HASTINGS: You asked me to be here. You asked me to be here to make these claims.
MORGAN: But for you to dispute everybody else's claims as being nonsense and only yours to be the correct ones, if I may say so, is cheeky.
HASTINGS: -- claims they have made over the years about General Petraeus have been a lot of nonsense, Piers. And that's fact. Read Bob Woodward's book.
MORGAN: It's not a fact that everybody agrees with you about it. That's my point. These are contentious analysis of a controversial, quite polarizing figure, but who, to many people, remains a hero.
Let me go to Lieutenant Colonel Rick Francona. You have heard both sides of the Petraeus coin. What did you see here?
LT. COL. RICK FRANCONA, U.S. AIR FORCE (RET): Do I get to arbitrate that?
MORGAN: Yes, why not?
FRANCONA: I think there are good points on both sides. The general is absolutely right. I think General Petraeus did a great job in the field, contrary to what Michael has said. I think he did a good job in Iraq, a good job in Afghanistan.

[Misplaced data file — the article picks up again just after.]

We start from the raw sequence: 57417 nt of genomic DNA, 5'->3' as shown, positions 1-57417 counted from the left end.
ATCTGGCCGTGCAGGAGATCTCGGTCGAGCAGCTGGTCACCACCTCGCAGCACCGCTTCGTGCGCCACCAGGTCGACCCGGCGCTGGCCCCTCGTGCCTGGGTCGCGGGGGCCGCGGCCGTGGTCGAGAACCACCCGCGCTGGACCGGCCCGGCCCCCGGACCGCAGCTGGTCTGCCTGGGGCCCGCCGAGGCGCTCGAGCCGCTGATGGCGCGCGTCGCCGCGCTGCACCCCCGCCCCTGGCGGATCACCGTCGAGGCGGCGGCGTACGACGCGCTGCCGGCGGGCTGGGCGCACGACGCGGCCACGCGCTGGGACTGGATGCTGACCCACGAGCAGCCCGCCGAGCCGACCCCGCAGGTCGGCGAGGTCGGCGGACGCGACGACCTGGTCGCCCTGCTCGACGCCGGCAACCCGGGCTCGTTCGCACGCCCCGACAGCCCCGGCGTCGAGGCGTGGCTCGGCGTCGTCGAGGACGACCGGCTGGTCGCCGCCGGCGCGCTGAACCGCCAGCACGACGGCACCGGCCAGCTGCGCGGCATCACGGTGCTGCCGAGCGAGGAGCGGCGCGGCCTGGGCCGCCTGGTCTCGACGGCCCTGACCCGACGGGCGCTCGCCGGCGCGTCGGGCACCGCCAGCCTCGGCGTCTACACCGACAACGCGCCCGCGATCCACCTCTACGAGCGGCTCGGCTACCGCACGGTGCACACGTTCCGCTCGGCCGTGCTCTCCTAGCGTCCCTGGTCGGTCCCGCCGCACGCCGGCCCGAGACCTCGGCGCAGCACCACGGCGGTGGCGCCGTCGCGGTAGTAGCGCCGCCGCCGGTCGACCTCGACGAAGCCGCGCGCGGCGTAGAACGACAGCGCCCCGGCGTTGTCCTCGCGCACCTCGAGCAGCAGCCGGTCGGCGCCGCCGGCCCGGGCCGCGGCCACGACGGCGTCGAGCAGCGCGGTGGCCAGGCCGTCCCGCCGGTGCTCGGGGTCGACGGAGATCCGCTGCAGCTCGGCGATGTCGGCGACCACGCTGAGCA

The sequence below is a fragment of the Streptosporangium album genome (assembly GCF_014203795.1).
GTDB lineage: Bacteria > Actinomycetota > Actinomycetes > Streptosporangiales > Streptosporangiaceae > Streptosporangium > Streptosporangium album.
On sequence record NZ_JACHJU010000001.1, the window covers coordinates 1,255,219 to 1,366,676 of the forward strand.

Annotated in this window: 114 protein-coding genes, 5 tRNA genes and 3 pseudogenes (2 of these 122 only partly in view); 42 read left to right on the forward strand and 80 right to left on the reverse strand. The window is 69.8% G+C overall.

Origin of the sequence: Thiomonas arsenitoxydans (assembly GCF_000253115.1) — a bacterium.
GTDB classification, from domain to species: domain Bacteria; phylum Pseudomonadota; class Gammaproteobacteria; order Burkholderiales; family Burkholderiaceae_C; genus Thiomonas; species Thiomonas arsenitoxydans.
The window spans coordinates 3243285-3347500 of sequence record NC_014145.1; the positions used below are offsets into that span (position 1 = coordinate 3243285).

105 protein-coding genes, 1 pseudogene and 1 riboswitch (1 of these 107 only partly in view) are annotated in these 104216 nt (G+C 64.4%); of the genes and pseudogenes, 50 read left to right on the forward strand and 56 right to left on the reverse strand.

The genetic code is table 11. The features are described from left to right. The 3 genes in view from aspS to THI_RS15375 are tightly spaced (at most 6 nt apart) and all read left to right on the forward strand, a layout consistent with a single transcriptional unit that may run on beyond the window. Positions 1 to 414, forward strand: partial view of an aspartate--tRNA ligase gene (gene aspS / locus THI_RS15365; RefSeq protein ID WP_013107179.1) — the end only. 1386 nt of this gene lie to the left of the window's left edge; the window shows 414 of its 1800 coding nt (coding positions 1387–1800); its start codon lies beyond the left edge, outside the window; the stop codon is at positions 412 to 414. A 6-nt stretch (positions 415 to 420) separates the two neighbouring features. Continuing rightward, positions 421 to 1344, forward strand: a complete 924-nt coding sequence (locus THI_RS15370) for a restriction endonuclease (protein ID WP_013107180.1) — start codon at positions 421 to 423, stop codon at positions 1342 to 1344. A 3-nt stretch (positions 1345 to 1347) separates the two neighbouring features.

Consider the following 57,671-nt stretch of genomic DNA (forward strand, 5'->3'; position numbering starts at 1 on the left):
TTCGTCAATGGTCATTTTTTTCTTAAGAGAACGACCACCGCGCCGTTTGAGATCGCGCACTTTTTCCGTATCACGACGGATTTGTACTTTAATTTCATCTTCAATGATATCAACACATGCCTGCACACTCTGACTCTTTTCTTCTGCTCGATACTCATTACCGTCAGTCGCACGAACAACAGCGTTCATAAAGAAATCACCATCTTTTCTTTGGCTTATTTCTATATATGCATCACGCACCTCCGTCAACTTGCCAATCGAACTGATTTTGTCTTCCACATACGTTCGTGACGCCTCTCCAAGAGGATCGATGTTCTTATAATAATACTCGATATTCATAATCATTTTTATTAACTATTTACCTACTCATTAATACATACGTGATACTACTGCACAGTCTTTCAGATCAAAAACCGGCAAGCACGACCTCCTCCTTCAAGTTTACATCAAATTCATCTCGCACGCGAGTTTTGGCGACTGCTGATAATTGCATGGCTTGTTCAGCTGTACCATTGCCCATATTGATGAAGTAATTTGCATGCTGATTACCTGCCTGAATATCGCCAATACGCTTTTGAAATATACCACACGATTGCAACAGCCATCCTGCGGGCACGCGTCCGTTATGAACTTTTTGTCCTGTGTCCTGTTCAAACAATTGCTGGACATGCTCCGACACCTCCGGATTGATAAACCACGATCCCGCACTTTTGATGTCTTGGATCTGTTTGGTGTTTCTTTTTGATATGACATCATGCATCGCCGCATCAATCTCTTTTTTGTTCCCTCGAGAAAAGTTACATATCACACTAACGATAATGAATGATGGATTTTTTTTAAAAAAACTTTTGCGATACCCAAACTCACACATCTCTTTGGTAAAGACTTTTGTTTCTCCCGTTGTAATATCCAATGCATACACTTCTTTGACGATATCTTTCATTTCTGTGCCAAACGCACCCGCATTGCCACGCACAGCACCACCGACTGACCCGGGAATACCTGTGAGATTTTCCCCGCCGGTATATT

But I'm not sure he was the right person to head up the Central Intelligence Agency. He doesn't have the right kind of background for that. Sure, he brings the -- what we thought was going to be this trust and integrity and leadership to the position. And that's gone away very quickly.
But I think -- I don't think he was the right man for the job. It might not have been the right fit.
That said, this resignation may give us an opportunity to find out what really happened in Benghazi. And I think that's what lies -- underlies all of this. I think the timing is a little bit suspicious, but I'm willing to forego that if what all these FBI people are saying, that there's no criminal activity -- he didn't need to resign. He chose to do the right thing.
But he's the go-to guy on what happened in Benghazi. I hope that at some point, we get beyond all this sex and we get into what happened out there.
MORGAN: OK. General Kimmitt, I must give you the last word because you started in such a civilized manner and then basically everything you said got trashed. So respond to what Mr. Hastings was saying.